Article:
A former Olympic diver from Germany is alleging that the German Swimming Association (DSV) knew about his longtime coach sexually abusing him and did nothing to stop it.
In a documentary aired Thursday by German public broadcaster ARD, two-time Olympic medalist Jan Hempel accused Werner Langer sexually abused him for 14 years beginning in 1982, when he was just 11 years old. Hempel said the abuse included Langer molesting him in the bathroom of the Barcelona diving stadium during the 1992 Games.
Hempel went on to win a silver medal in the 10-meter platform at the 1996 Olympics before bringing home a bronze at the 2000 Olympics in the 10-meter synchronized. Langer took his own life in 2001.
According to Hempel, DSV leadership allowed Langer to keep coaching despite being aware of his abusive behavior. Hempel said he informed German national team coach Ursula Klinger of the abuse a year after the 1996 Olympics in Atlanta, where the sexual misconduct finally came to an end because Hempel defended himself for the first time.
“The federation [DSV] suggested to me that if I spread that around, it would put our sport in danger and then you can’t take part in your sport anymore,” Hempel told news agency DPA on Friday. “Of course, I was at a level where I had goals in mind and I wanted to reach them.”
Among those who allegedly ignored Hempel’s complaints is Lutz Buschkow, head coach of the national diving team for the past 20 years. Buschkow was temporarily relieved of his duties by the DSV following Thursday’s documentary “until final clarification of the facts.” He had traveled to Rome with the German team for the 2022 European Championships.
“People who remain silent are protecting institutions and therefore the perpetrators,” said Maximilian Klein, a representative for the athlete advocacy organization Athleten Deutschland.
“In part, they think their actions will avert further harm from those affected. Sometimes there are relationships of dependency or close networks of relationships that make those in the know feel powerless to come forward.”
In a statement released Thursday, the DSV said it was “deeply dismayed by the description of the terrible experiences of the victims of sexualized and sexual violence,” apologizing to the “victims for having to endure such traumatic experiences.” But in its defense, the DSV claimed that the first time the organization heard of Hempel’s allegations against Langer was only last week through a media inquiry.
“The DSV president at the time, Rüdiger Tretow, also assured that neither he nor the presidium had knowledge of such allegations,” the DSV said.
German diver Patrick Hausding criticized the DSV’s suspension of Buschkow, calling him a “small cog in the system.”
“You can’t put the blame on him — that’s not fair,” said Hausding, a four-time Olympian who retired from diving last May. “He had no decision-making power at all. He was a small cog in the system as a coach at that time.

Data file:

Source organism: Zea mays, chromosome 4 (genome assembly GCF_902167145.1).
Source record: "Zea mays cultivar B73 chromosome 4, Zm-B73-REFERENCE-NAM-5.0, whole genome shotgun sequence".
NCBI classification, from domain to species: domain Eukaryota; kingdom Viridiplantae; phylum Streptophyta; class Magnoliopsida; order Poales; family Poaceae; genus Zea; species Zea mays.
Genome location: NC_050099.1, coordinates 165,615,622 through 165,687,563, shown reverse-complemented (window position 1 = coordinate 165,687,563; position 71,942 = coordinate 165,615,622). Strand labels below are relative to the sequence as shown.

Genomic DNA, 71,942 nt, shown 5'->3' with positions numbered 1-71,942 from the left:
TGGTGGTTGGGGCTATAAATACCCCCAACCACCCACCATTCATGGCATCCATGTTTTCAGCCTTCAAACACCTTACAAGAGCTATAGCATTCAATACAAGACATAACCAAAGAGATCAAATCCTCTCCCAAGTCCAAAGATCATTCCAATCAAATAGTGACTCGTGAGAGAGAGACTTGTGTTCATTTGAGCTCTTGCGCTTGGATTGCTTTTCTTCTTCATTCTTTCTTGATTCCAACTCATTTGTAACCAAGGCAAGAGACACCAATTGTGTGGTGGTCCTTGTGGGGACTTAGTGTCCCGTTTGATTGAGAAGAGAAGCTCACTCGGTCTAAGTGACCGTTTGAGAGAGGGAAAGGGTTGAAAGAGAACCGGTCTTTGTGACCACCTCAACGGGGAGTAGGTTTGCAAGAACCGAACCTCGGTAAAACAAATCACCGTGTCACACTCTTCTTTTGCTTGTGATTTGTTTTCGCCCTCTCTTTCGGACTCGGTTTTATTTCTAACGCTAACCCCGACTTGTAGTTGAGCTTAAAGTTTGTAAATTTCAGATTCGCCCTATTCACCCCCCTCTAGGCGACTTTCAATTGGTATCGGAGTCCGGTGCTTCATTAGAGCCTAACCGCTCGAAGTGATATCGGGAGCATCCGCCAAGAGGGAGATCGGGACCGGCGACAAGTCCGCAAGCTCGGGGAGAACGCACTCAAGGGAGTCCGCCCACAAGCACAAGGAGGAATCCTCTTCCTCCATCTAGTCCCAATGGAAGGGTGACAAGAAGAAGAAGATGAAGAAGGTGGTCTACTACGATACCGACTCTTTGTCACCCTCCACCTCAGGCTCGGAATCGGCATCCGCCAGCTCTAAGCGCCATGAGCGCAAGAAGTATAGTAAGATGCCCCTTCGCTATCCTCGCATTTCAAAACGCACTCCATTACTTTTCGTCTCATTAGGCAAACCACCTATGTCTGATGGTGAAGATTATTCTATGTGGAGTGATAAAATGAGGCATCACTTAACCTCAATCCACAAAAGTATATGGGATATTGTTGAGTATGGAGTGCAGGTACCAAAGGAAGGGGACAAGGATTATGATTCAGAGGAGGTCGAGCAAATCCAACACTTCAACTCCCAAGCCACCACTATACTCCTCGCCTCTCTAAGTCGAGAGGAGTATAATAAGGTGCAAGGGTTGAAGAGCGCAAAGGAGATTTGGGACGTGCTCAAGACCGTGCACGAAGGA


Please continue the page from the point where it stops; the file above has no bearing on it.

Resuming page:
“The incidents are terrible; Jan Hempel needs to be heard,” Hausding added. “But I don’t understand why he’s only making this public 25 years later.”
Hempel’s former partner in synchronized diving, Heiko Meyer, said that his teammate had previously confided in him, but that he hadn’t shared all the details.
“I knew that this happened,” Meyer said. “But to what extent – that also shocked me.”
The 50-minute film, “Abused — Sexualized Violence in German Swimming,” also explored other instances where sexual misconduct was overlooked, most of them involving victims who were minors at the time.
One diver reported having to sleep in Langer’s bed on a competition trip and being touched by him. Former competitive swimmer Till Michalak, then just 16 years old, told how his coach impersonated a young French swimmer and sent sexually inappropriate text messages to him. The prosecutor’s office dropped the case against the coach because, according to the documentary, there were no specific mentions about faking an identity in the paragraph on sexual abuse of adolescents.
Three former swimmers from Bavaria came forward with stories of their abuse starting at 10, 13, and 15 years old. The coach received a prison sentence of four years and a five-year ban from the profession. The documentary also revealed that Stefan Lurz, a former national open-water coach who was convicted of sexual assault, still has a presence around the Würzburg swimming pool and is even employed in the commercial department at SV Würzburg 05. Earlier this year, Lurz was sentenced to a six-month suspended prison sentence, with a local court mandating that he “must refrain from any professional or honorary activity in connection with the sport of swimming.”
The documentary painted a picture of systemic failures to protect young swimmers in Germany, amplifying calls for the country to establish an independent Center for Safe Sport. The plan was already proposed by Athleten Deutschland, and president Karla Borger said it’s “high time” that they put it in place.
“There is a need for a kind of separation of powers with independent structures,” Klein said.
“Alone and on its own, sport cannot succeed in an effective fight against violence and abuse. There are too many conflicts of interest, dependencies, closed structures, and family relationships in the system for that. Too often, action cannot or will not be taken, those affected are not believed. Tips go unheeded or consequences are inadequate.
“The culture of silence must be replaced by a culture of looking, recognizing and acting,” Klein continued. “It will take time before this is carried into the mainstream and therefore into the last gymnasium in the country. This requires long and painful development processes in (sports) clubs and associations.”
Hempel hopes that spreading his story might spark action on the issue and prevent future abuse.
“Something simply has to happen,” Hempel said.